Wickenburg fills an illustrious chapter in the history of Arizona and the West. Though only 55 miles from the hustle and bustle of modern Phoenix, the state’s most Western community hearkens back to a different time and place. Nature graced Wickenburg with a gentle magic. Resting on the northern edge of the Sonoran Desert, just below Arizona’s mountainous country, the Wickenburg area abounds in natural beauty. Palo Verde, cacti, creosote bushes and mesquite trees carpet the desert floor, yet a short trip up Highway 89 to the top of Yarnell Hill brings manzanita, chaparral, oak and pine.
Likewise, the resources are equally diverse. While the area’s geological treasures attracted miners from around the world, the Hassayampa River flood plain provided fertile soil for farming and ranching. Farther downstream, a perennial water flow forced to the surface by bedrock turns the Hassayampa into an oasis in the desert.
For centuries, the Western Yavapai (or Tolkapaya as they called themselves) made the banks of this oasis their home, irrigating their crops of corn, beans, squash and tobacco with river water. They named this place Haseyamo, meaning “following the water as far as it goes,” from which the word Hassayampa derived.
Although Wickenburg is within the claimed territories of both the Spanish empire and the Mexican Republic, neither ever extended its authority this far north. However, Hispanic culture and trade did reach the Yavapai, who were nicknamed the Cruzados because they wore their unusually long bangs in what the Spanish thought was the shape of a cross.
In the early 1820s, stalwart hunters and trappers explored the Hassayampa River in search of beavers whose pelts were sold to hat makers back east and in Europe. The Wickenburg area and much of the West became part of the U.S. following the Mexican American War in 1848.
An 1862 gold strike on the Colorado River near present-day Yuma inspired hardy prospectors and miners, predominantly from California and Mexico, to search for minerals throughout central Arizona. The names of these argonauts now grace many of the surrounding geographic landmarks, including the Weaver Mountains and Peeples Valley.
Among the gold searchers was the adventurer Henry Wickenburg. He came from far-off lands, lured by the dream of abundant gold. His quest was rewarded by the discovery of the Vulture Mine, where more than $30 million in gold has been dug from the ground. Throughout the foothills around Wickenburg are relics of other mines that stand as a tribute to pioneer miners and prospectors. The mining lore of the region, past and present, adds much to the charm of the area.
Ranchers and farmers who built homes along the fertile flood plain of the Hassayampa River accompanied the miners. Many of these settlers came from Sonora, Mexico, giving this area the distinction of being the northern edge of the Hispanic ranching frontier. Together with Henry Wickenburg, miners and ranching pioneers, helped found the community of Wickenburg in 1863.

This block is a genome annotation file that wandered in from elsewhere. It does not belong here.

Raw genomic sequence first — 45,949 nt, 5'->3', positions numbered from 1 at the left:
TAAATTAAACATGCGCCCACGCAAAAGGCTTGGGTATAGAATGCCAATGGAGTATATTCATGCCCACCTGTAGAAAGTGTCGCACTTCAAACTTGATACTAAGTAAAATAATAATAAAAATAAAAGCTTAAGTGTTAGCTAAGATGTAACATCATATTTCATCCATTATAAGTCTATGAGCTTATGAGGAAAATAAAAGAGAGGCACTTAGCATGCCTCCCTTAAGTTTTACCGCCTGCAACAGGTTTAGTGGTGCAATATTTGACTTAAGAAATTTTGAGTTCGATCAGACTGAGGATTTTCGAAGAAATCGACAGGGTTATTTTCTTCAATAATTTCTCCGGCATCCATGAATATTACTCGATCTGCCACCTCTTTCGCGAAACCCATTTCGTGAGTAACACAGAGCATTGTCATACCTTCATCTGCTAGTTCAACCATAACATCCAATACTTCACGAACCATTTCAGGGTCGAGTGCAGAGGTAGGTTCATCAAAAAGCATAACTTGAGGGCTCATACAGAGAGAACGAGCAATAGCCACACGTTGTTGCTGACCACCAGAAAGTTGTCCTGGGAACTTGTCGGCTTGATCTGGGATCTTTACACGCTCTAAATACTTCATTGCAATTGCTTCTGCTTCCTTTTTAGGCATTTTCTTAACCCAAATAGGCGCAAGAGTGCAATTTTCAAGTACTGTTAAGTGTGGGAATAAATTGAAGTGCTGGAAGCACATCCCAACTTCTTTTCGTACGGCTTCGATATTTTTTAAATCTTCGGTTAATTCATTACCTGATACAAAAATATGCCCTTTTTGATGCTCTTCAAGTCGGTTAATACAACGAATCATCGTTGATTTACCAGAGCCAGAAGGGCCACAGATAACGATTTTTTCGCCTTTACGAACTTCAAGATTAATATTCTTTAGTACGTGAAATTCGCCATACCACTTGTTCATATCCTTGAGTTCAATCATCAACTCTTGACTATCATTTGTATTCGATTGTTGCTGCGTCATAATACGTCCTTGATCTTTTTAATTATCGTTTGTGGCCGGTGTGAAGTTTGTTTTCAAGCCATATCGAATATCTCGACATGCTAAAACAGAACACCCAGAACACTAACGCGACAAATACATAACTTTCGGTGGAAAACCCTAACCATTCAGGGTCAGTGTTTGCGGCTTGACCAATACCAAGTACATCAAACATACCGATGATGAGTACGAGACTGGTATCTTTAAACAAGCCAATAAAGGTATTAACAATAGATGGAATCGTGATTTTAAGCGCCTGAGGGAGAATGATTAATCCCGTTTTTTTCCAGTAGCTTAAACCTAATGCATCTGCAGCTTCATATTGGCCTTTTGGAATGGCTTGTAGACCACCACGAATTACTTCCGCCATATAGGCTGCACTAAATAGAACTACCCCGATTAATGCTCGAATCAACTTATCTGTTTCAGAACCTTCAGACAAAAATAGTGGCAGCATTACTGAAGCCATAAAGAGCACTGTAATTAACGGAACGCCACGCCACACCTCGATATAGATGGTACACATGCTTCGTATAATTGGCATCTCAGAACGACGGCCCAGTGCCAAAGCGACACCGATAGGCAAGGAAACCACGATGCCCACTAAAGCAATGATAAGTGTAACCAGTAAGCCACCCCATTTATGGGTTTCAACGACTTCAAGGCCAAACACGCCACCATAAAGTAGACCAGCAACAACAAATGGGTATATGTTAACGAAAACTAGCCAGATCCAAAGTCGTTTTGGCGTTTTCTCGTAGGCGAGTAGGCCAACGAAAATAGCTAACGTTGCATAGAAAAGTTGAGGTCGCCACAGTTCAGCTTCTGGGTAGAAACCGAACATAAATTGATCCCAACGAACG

The infant town went through many trials and tribulations in those first decades: surviving Indian wars, mine closures, desperadoes, drought and a disastrous flood in 1890, when the Walnut Creek Dam burst, killing nearly 70. Through it all, the town continued to grow. Its prosperity was ensured with the coming of the railroad in 1895. The historic depot still stands today and houses the Wickenburg Chamber of Commerce & Visitor Center. Along the town’s main street, thriving businesses still grace Wickenburg’s downtown area.
The abundant clean air and wide-open spaces attracted a new and exciting aspect to the Wickenburg neighborhood. Guest ranches offered a unique Western experience to tourists who fell in love with the West. The Bar FX Ranch became the first true guest ranch in 1923, followed by the Kay El Bar, Remuda, Rancho de los Caballeros, Flying E and Rancho Casitas ranches, among others. The construction of the Phoenix-to-Los Angeles highway (U.S. Route 60) brought even more tourists, making Wickenburg the “Dude Ranch Capital of Arizona.” Today, some of these ranches still offer their unique brand of Western hospitality.
The Hassayampa community became a vital contributor to America’s patriotic war effort during World War II, when the U.S. Army trained thousands of men to fly gliders at a newly constructed airfield west of Wickenburg. After the war, modern pioneers and homebuilders developed Wickenburg into a splendid American community. The Wickenburg of today is a modern town with more than 500 businesses, providing a full range of services, shopping conveniences and specialty shops, as well as galleries for gifts of Western distinction.
The Western ambiance continues to thrive. The town has cherished the best traditions of its colorful early days. Through annual events such as Gold Rush Days and the famous Desert Caballeros Ride, organizations such as the Chamber, Desert Caballeros Western Museum, Desert Caballeros and the determination and hard work of its citizens, Wickenburg is committed to preserving the best traditions of the Old West. Come discover Wickenburg’s historic downtown. Discover the Jail Tree, where townspeople chained lawbreakers in the old days. Discover the natural beauty and the legend of the Hassayampa River.